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What is hyperthyroidism?
The thyroid gland, located in your cat’s neck, uses dietary iodine to make thyroid hormones (thyroxine) that help regulate important body functions, including:

  • Metabolism
  • Body temperature
  • Blood pressure
  • Heart rate
  • Gastrointestinal function

When a cat has hyperthyroidism, its thyroid gland is enlarged and it produces excessive amounts of thyroid hormone.

Illustration from Hill's Pet Nutrition pamphlet on Feline Thyroid Health.

Illustration from Hill’s Pet Nutrition pamphlet on Feline Thyroid Health.

Hyperthyroidism is most often diagnosed in cats older than 10 years. Untreated hyperthyroidism can have serious — even fatal — effects on organs such as the heart and kidneys.

What are the signs of hyperthyroidism?

  • Weight loss
  • Increased appetite
  • Diarrhea
  • Vomiting
  • Increased thirst
  • Poor skin and coat condition
  • Hyperactivity

Because some of these same symptoms can appear as a result of other diseases, such as diabetes or kidney failure, your cat will need tests such as a blood profile and urinalysis to determine the actual problem.

Did you know? An over-active thyroid is more common in cats than in dogs, and an under-active thyroid is more common in dogs than in cats.

How is hyperthyroidism treated?
There are four types of treatment available today:
1. Daily nutrition: limiting intake of dietary iodine reduces thyroid hormone production. One such food available to cat owners is Hill’s Prescription Diet y/d.
2. Daily medication: anti-thyroid drugs inhibit the production of thyroid hormones. Such drugs must be administered with caution, so that the person giving the medication does not accidentally absorb the drug.
3. Radioactive iodine therapy: radiation to treat abnormal thyroid tissue. This procedure is performed by a veterinary specialist, available through a referral by your regular vet. Treatment is considered highly effective, though it can be expensive if the pet is not covered by pet health insurance.
4. Surgery: removal of diseased thyroid tissue. Surgery is often successful, though some cats may afterwards require thyroxine replacement therapy either short-term or long-term.

Can I purchase Hill’s Prescription y/d at the store?
Y/d is available only through veterinarians. Because it is designed to act on thyroid hormone production, the food is not appropriate for all pets in a household; for this reason, it is not sold as an over-the-counter product.

Illustration from Hill's Pet Nutrition pamphlet on Feline Thyroid Health.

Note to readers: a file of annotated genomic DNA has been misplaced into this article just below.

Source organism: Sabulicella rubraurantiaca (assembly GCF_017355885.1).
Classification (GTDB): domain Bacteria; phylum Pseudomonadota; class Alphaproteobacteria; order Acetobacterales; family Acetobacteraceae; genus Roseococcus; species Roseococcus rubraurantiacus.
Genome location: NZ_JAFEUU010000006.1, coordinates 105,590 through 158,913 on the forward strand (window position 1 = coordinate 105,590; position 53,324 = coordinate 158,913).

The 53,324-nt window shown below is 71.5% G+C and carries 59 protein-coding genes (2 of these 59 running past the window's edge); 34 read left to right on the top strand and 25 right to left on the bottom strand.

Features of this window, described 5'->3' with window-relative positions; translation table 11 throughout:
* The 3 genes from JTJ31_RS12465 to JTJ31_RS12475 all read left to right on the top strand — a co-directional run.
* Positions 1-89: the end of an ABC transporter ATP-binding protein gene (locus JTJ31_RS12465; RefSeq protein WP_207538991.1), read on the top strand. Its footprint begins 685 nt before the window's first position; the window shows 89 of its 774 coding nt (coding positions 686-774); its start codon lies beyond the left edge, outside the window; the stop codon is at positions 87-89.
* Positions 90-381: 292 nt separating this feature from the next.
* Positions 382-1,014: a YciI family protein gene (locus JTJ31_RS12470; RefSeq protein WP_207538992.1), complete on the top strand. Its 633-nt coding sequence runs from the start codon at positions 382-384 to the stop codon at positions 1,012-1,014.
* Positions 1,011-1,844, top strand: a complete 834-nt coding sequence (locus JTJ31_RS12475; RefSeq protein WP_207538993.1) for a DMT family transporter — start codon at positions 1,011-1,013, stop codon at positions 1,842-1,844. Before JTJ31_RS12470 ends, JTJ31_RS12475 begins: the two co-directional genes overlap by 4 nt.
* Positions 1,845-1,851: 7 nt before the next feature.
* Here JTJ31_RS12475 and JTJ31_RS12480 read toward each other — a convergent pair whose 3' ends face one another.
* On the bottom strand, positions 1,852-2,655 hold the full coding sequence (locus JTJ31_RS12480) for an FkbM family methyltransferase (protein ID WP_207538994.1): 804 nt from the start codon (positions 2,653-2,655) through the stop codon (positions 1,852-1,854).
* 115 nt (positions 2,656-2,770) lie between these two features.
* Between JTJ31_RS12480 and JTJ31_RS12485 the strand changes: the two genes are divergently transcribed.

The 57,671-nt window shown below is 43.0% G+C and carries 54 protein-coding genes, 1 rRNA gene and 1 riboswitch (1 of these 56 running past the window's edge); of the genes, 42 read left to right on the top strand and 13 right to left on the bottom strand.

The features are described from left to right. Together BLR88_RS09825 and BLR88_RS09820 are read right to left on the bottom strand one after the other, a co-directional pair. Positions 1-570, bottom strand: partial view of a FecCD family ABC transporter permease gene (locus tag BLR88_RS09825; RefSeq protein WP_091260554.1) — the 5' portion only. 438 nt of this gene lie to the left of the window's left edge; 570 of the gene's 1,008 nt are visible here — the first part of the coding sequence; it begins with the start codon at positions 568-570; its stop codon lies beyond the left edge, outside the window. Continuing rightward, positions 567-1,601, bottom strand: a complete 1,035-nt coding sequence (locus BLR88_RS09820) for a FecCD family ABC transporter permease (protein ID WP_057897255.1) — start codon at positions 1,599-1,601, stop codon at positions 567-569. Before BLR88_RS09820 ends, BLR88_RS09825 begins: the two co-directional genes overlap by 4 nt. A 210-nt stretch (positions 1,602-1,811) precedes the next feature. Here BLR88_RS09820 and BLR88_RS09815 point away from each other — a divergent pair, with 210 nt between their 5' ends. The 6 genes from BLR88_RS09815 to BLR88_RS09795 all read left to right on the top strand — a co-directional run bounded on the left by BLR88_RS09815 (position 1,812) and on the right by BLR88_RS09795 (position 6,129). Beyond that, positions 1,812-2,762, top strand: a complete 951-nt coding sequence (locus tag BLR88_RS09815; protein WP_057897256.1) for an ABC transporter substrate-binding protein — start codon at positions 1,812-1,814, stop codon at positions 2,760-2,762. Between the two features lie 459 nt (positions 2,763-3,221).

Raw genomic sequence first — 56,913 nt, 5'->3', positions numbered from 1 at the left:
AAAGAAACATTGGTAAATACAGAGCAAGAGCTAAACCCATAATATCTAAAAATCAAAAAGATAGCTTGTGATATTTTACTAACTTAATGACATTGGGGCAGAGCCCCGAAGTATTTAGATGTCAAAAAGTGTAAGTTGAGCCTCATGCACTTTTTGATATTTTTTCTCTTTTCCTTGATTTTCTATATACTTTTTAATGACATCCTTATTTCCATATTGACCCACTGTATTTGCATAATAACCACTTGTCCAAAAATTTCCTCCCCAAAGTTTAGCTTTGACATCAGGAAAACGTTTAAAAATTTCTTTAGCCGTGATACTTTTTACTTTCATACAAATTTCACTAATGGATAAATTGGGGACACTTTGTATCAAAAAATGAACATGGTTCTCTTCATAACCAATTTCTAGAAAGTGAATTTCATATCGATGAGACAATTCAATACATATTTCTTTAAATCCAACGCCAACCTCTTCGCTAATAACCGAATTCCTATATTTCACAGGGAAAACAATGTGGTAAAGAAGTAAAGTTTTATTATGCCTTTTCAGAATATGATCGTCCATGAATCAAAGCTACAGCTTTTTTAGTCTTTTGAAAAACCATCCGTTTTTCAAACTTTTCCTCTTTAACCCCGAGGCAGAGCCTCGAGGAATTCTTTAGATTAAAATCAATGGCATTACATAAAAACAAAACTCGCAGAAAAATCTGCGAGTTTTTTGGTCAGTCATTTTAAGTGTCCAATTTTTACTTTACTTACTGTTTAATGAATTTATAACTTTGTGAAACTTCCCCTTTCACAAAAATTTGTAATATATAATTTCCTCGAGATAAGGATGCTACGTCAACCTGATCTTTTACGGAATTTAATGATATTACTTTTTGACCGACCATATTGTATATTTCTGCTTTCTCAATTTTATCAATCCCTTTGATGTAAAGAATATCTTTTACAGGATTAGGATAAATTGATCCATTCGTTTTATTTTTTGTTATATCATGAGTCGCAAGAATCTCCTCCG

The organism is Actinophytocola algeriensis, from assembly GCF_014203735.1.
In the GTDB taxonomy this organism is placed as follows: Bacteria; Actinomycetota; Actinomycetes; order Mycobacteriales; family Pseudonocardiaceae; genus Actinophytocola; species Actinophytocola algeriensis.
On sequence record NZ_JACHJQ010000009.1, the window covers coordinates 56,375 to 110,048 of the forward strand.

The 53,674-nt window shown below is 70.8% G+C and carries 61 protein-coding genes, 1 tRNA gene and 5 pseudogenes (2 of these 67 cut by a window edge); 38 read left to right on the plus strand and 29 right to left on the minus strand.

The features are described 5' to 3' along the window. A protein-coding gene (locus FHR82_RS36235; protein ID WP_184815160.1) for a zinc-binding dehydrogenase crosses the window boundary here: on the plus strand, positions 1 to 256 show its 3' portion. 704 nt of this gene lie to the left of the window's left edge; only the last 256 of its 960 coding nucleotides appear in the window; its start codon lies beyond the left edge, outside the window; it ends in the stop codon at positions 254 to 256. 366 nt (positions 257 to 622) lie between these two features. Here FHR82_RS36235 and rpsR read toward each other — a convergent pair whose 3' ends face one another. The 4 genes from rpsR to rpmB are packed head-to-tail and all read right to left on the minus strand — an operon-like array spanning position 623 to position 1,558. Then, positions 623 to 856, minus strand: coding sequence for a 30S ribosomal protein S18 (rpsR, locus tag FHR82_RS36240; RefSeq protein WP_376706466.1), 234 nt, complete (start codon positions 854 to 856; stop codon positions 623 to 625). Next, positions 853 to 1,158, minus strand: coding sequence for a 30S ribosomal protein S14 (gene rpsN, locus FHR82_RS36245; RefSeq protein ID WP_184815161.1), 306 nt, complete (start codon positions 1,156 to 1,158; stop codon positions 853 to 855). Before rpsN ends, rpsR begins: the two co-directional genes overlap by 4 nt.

Illustration from Hill’s Pet Nutrition pamphlet on Feline Thyroid Health.

Why does the veterinarian recommend y/d?
In tests, y/d (when fed alone, without treats or other foods) improved thyroid health in 3 weeks. Also, when properly fed, the food is designed to eliminate the need for anti-thyroid drugs. Y/d also provides the daily nutrition your cat needs to stay healthy.
And remember what we said about hyperthyroidism affecting kidney and heart health? Y/d addresses those issues, too. Y/d contains carnitine and taurine for the heart and reduced sodium levels for kidney health.

*************************************************************************************

Sources of information for this article:
Feline Thyroid Health, pamphlet by Hill’s Pet Nutrition available at our clinic
Saunders Manual of Small Animal Practice
Saunders Comprehensive Veterinary Dictionary

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New research shows that some respiratory illnesses in cats, previously believed to be feline asthma or bronchitis may actually be Heartworm Associated Respiratory Disease (HARD).

Heartworm larvae (immature worms) — spread through the bite of a mosquito — migrate to the cat’s lungs where they produce inflammation, leading to breathing difficulties.

Interestingly, dying larvae can also cause inflammation. A few larvae may grow to adulthood, but the death of adult heartworms can produce an inflammatory response so severe that it can cause sudden death in a cat.

KnowHeartworms.org has identified 13 signs that may indicate the presence of heartworms in a cat:

  • anorexia
  • blindness
  • collapse
  • convulsions
  • coughing
  • diarrhea
  • difficulty breathing
  • fainting
  • lethargy
  • rapid heart rate
  • sudden death
  • vomiting
  • weight loss

Other health problems (including kidney disease, Feline Leukemia, hyperthyroidism, and diabetes, among others) may cause some of the same symptoms listed above.

Adding to the confusion is the fact that heartworm disease is difficult to diagnose in cats — as compared to dogs, in which a simple blood test can detect the presence of worms.

And as previously mentioned, heartworm disease in cats is not curable.

However, heartworm disease and HARD are preventable, through the use of products like Revolution. The best time to start your cat on Revolution is before it develops symptoms of HARD